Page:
GEORGE NEWS - Animal abuse in our area is rife and on the rise. And although animal welfare centres in George are working themselves to the bone to combat this problem, it is of little deterrent if animal abusers aren't prosecuted.
On 26 July 2016 a severely malnourished and emaciated pit bull bitch, now named Riley, was rescued by Garden Route SPCA manager, Salomé Bruyns, who was then a senior inspector.
A case of animal cruelty was opened by the SPCA and the investigation is now complete.
"We received a call from a member of the public telling us about the dog tied to a chain in New Dawn Park, Pacaltsdorp. She must've somehow escaped as she was walking in the street when I arrived, so I impounded her as a stray. She was severely malnourished and underweight and was scavenging for food. I lured her with a bowl of food - which she devoured within seconds - and left a warning for the owner to contact me. Until today I haven't heard a single word from him," Bruyns told the George Herald.
In her veterinary report Dr Anesca Loots said that other than being extremely thin Riley was healthy and had a good appetite.
Shortly after her rescue she was adopted by the Coetsee family from George where she is still living a very happy life as part of a loving family.
"I saw Riley on a Facebook post made by the SPCA. I've always wanted to rescue a dog and when I saw her I knew she belonged in our family. Even though she looked like a skeleton at the time, we fell in love with her the moment we saw her," says Riley's human mom, Marga Coetsee.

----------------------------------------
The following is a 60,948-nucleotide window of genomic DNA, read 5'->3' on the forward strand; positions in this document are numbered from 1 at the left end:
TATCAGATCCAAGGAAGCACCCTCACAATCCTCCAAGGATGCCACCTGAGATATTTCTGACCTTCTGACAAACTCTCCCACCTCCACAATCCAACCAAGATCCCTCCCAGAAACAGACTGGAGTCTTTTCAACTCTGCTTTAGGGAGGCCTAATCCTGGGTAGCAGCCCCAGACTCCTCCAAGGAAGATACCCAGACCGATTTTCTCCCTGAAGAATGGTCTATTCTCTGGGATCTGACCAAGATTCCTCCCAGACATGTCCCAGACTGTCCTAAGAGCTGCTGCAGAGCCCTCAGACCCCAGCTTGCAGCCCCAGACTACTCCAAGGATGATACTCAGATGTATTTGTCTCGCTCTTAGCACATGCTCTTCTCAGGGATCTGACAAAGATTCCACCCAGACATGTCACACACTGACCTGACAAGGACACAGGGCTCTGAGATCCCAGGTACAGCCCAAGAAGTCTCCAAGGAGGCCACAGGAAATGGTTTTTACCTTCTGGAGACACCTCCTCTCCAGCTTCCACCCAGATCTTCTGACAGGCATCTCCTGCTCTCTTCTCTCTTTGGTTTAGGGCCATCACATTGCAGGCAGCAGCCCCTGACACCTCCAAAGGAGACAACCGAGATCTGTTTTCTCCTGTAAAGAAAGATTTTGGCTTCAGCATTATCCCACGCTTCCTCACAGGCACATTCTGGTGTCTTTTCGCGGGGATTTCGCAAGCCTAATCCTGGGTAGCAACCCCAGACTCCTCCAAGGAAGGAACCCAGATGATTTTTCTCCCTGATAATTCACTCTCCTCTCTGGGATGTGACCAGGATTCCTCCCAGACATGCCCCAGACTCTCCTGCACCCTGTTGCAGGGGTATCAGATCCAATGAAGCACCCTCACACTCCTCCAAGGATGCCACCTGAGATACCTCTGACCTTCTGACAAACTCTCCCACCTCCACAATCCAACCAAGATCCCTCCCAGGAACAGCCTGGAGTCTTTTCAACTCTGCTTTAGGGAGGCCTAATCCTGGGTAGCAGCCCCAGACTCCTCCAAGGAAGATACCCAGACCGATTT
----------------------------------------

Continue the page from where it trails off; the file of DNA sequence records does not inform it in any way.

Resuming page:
Law against animal abusers has to be enforced
Bruyns opened a case of animal cruelty on 18 August 2016. This week the George Herald received confirmation that the investigation has been completed and police are now awaiting a decision from the senior public prosecutor as to the outcome.
Although Riley was given her happy ever after, there are many animals who aren't as lucky.
The SPCA struggles daily with cases of animal abuse and cruelty, some so severe they have no choice but to euthanize. Charges are laid and cases of animal cruelty are opened, but it would seem that these cases take a back seat. "There are very strict laws against animal abuse but the problem we have is that many of these cases are not prosecuted. Some of our cases were reported four years ago and no one has appeared in court yet," says Bruyns.
According to the Southern Cape police spokesperson, Capt Malcolm Pojie, many of these cases are not as straightforward as they seem.
"The South African judicial system is complex and some investigations require more thoroughness in terms of things like witness statements and gathering of evidence. In cases like these it takes time to gather everything for an airtight investigation, especially when it's not a simple open and shut case," he said.
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